I didn’t mean to make this Somali Sunday but here are our two other posts just this morning (here and here) on the impact of Somalis arriving in extremely large numbers in the US right now as part of the Obama Administration’s increasing focus on Somali refugees (Syrian and Iraqi Muslims feature prominently too).
This is some really good reporting at the Minneapolis Star Tribune yesterday by reporter MILA KOUMPILOVA . Hat tip: ‘pungentpeppers’
As I began reading the news, I was expecting to see no information about why the Somali pipeline to America came to a grinding halt in 2008—the discovery that a large number (thousands) of Somalis had lied on their application to come to America to join family members who were found to be not related at all to the applicants.
I am happy to report it is all here.
The article also sheds light on how Somalis resettled in other cities are hightailing-it to Minneapolis to be with their own kind of people (something we would be vilified for should we admit we want to be with our own kind of people).
As they move too quickly to Minnesota they leave behind their financial support (welfare set-up) that comes through the original refugee resettlement contractor.
We won’t be able to highlight as much of this as we would like, because it is jam-packed with information, but here are a few nuggets that interested me. Be sure to read the whole article yourself!
Star Tribune (emphasis mine) setting the stage:
A week after the United States government resettled them in Connecticut this summer, Nur Ali and his wife, Mahado Mohamed, had decided: They were moving to Minnesota. [Lucky Connecticut!—ed]
Tales of the state’s large Somali community had intrigued them back in the Kenyan refugee camp where they had married and had five children. Now, a Somali man they met in Hartford told them all recent arrivals head to Minnesota, home of “Little Mogadishu.”
After a major dip in 2008, the yearly numbers of new Somali refugees in Minnesota have rebounded steadily. The number of Somalis resettled in the state has more than tripled in four years. As resettlements nationally have picked up, more Somalis are also arriving here after brief stints in other states — often trading early support from resettlement agencies for the company of more fellow Somalis.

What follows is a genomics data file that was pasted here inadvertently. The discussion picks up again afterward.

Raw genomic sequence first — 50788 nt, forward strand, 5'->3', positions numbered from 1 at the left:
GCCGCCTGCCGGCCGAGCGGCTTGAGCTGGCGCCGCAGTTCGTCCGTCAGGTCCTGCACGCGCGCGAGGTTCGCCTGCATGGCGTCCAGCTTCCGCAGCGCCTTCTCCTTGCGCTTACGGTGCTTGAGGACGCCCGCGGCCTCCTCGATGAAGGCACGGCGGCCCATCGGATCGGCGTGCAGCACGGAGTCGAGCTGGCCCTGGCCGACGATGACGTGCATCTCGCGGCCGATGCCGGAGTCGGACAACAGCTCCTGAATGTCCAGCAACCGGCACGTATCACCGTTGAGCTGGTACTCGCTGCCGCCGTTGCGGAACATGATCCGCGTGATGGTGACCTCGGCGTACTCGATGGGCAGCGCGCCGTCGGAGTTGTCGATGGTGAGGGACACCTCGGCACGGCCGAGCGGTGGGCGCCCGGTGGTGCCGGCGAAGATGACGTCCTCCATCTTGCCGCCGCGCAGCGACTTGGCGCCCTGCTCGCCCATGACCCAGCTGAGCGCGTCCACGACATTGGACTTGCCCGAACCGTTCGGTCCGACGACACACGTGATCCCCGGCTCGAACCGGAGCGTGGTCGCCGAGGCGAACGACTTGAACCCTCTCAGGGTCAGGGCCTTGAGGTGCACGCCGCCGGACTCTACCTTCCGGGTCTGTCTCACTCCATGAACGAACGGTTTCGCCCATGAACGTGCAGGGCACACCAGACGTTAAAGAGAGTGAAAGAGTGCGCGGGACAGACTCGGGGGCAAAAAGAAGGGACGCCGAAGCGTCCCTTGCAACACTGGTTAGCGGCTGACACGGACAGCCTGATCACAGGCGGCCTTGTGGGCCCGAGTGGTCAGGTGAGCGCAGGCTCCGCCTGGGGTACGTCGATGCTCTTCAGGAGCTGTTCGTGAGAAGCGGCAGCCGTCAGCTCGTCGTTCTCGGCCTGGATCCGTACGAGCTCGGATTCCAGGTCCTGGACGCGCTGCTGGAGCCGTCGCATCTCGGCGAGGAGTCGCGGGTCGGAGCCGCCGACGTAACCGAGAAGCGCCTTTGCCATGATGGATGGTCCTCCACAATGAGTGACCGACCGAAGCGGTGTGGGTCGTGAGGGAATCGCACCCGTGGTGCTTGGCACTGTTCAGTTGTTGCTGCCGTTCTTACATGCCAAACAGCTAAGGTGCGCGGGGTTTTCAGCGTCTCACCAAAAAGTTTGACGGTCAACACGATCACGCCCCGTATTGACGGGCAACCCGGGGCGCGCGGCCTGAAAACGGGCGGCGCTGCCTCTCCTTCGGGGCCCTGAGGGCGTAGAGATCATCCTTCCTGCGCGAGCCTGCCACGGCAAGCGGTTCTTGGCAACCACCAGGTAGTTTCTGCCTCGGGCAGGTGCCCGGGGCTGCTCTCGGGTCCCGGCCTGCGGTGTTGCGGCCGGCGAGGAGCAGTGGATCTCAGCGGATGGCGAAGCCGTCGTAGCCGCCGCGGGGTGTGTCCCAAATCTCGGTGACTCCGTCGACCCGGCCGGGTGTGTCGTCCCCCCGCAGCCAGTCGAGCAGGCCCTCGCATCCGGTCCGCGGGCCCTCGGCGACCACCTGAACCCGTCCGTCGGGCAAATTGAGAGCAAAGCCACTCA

“You tend to go somewhere you can connect,” said Mohamud Noor, the head of the Confederation of Somali Community in Minnesota. “Before people even arrive from Africa, they know they are coming to Minnesota.”
But without the Twin Cities family ties of earlier arrivals, these newcomers often can’t lean as heavily on longer-term Somali residents. Mary’s Place, a Minneapolis homeless shelter, has become ground zero for families like Ali and Mohamed’s. Somali participation in the state’s public food assistance program doubled in the past five years. Meanwhile, the Minneapolis School District, its Somali student enrollment up 70 percent since 2011, launched eight classrooms with instruction in both English and Somali to help newcomers catch up. [So who pays for all this?—you do!—ed]
State Department discovers massive fraud in family reunification program for Somalis!
Ali and Mohamed are part of a new wave of Somali refugees. Until 2008, the state resettled only refugees reuniting with family here.
But that year, DNA tests showed only about 20 percent of applicants in a refugee family reunification program, most of them from Africa, were actually related to their stateside sponsors. The program was suspended, even as Somalis argued a broader definition of family was as much a factor as fraud. The number of new Somali arrivals plummeted, from a high of more than 3,200 in 2006 to 180 in 2009.
Meanwhile, more stringent background checks for refugees in 2010 snarled the application process. Larry Bartlett, the U.S. Refugee Admissions program director, says the streamlining of security checks since and the resumption of the family reunification program in 2012 led to the recent increase in Somali arrivals — a trend he expects to continue in the next few years.
Somalis move even though their benefits don’t follow!
When these refugees move too soon after arriving in a different state, they get cut off from resettlement agencies there responsible for finding homes and jobs for them. Noor, whose group tries to assist newcomers with navigating the transition, says the federal government needs to do more to discourage this early migration. At the U.S. State Department, Bartlett says staff members strive to honor refugees’ host city preference. Some refugees even sign a document affirming they are going to the city where they want to stay.
“The problem with moving quickly is that the benefits don’t always follow you,” Bartlett said. “We really try to impress that upon them.” [So, does the contractor still get its cut of each refugee’s allocation?—ed]
Who is responsible for the Somali mess in Minnesota besides the aforementioned US State Department? Lutheran Social Services, Catholic Charities, and World Relief Minnesota. See one of our top posts (from 2011) of all time here.
Minnesota readers should be sure to save this important and informative story.